Today was Saturday. This means that when I went to take my shower, a razor was brought along to ensure there would be no facial hair between my eyes and neck afterwards. Some people need to shave far more often than this to keep a beard and/or moustache at bay. When I worked in the classroom, the razor would be used every other day to ensure the face was presentable enough for students and potential corporate clients. Working from home means it's possible to be a little less strict with the facial hair, but there are still expectations from the family that I be presentable when outside. This is both understandable and frustrating.
The need to shave is not what frustrates me. The entire process is a 4-minute task in the shower while the shampoo is setting on my head. What bothers me about shaving is how young I look after the fact. People have recently guessed my current age as anywhere between 32 and 35, which is much younger than I would like to appear. When the lower half of my face is peppered with a sparse beard, people assume I'm somewhere closer to 50. This is more in line with how I would like to appear to the world.
This desire to appear older is not at all new. One of the first times I actively tried to appear older was in the late 90s when I walked into a hair salon and asked how much it would cost to dye my light brown hair to white. The stylist took one look at my head and said "About $150 today and $2000 next month after it all falls out from the bleaching." Suffice it to say, there were no chemicals used that day. Instead the plan was to simply dress older, like Frasier or Niles Crane.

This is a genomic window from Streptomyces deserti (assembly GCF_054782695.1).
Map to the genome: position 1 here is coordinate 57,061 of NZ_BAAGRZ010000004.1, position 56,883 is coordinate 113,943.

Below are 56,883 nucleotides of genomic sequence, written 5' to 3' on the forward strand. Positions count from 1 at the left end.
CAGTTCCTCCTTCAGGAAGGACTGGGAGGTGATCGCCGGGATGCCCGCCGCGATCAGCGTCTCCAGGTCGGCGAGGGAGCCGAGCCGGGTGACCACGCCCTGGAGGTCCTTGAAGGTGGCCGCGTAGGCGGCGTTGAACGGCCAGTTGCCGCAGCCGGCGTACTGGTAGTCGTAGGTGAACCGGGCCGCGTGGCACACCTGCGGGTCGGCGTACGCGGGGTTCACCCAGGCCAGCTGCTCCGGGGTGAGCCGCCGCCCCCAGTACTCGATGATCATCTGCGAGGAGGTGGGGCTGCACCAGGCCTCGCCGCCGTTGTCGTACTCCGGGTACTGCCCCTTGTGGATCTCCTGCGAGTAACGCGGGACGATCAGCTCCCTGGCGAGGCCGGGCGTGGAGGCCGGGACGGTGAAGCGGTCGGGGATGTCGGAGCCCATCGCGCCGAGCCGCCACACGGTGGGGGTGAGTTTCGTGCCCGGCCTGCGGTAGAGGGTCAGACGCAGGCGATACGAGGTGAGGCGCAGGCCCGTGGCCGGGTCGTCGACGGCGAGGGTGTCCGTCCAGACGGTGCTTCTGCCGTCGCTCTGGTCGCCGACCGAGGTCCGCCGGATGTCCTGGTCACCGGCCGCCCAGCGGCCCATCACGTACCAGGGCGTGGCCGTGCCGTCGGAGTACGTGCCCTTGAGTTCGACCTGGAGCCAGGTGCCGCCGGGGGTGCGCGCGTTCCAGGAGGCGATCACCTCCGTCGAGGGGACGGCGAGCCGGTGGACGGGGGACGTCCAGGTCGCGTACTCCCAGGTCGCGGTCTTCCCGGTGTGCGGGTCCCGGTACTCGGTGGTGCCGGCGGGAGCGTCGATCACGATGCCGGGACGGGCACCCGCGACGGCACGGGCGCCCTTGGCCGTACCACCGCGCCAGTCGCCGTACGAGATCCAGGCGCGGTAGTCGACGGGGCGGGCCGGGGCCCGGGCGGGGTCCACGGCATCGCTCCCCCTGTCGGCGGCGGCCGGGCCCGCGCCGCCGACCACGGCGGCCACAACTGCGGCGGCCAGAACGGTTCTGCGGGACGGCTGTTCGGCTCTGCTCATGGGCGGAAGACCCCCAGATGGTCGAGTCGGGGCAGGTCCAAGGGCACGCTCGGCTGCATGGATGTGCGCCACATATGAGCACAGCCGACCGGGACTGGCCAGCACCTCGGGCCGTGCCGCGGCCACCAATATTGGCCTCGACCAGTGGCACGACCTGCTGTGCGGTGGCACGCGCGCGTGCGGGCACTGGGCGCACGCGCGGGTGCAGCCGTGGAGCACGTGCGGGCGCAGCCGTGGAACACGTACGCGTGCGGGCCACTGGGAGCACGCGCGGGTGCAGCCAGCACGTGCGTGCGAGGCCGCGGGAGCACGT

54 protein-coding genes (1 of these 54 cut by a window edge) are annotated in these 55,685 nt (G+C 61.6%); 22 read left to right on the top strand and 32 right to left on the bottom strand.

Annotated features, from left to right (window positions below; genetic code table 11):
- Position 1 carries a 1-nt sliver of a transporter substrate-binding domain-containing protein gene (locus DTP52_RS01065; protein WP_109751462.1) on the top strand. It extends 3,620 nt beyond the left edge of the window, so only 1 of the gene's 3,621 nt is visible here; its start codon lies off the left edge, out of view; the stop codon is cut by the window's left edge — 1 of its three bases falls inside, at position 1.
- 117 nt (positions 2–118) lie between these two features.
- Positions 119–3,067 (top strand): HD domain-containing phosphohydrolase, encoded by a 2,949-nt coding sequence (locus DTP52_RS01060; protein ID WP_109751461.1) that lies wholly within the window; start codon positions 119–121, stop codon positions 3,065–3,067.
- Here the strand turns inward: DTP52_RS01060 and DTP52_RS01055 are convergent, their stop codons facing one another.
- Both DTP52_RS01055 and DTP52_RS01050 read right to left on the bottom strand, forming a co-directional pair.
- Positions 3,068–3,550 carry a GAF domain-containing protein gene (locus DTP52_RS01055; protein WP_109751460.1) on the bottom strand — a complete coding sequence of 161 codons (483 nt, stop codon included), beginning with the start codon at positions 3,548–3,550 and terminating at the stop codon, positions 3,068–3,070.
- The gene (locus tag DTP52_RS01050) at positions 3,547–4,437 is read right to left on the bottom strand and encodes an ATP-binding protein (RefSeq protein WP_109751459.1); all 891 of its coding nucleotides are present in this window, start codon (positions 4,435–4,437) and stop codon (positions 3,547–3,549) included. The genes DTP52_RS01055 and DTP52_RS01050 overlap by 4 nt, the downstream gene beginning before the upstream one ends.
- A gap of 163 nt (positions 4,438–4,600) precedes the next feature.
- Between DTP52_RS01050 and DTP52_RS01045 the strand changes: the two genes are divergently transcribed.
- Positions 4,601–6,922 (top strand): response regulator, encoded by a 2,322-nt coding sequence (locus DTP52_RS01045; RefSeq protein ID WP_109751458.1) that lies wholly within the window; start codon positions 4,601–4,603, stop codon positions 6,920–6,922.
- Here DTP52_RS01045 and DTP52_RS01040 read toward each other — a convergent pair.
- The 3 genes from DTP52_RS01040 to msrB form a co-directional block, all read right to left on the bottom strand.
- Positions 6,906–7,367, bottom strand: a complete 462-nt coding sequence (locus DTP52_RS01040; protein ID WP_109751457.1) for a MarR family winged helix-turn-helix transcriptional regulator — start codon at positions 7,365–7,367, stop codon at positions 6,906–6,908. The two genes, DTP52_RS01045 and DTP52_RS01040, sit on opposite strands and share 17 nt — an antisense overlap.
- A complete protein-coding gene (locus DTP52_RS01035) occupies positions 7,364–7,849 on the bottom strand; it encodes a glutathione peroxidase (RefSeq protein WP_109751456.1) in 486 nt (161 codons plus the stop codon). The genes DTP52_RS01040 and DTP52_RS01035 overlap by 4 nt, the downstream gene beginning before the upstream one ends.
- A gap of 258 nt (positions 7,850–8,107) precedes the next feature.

Eventually nature started to take its course. The thin lines on my face became deeper creases. The silky smooth shine left my hair as it thinned and started to reveal an occasional natural silver strand. My eyes began to look forever tired of the day-to-day commute. Despite this, people have continued to judge my age to be quite a bit younger than it is in reality. This bothers me, though I don't know exactly why.
Over the coming decades my body will certainly begin to look its age and feel like it, too. Hopefully this will result in being slightly less annoyed with the person staring back at me in the mirror. In the meantime, though, I'll continue to grow an inconsistent beard, peppered with white and silver strands, and dress like someone slightly older in order to appear as myself in the not-too-distant future.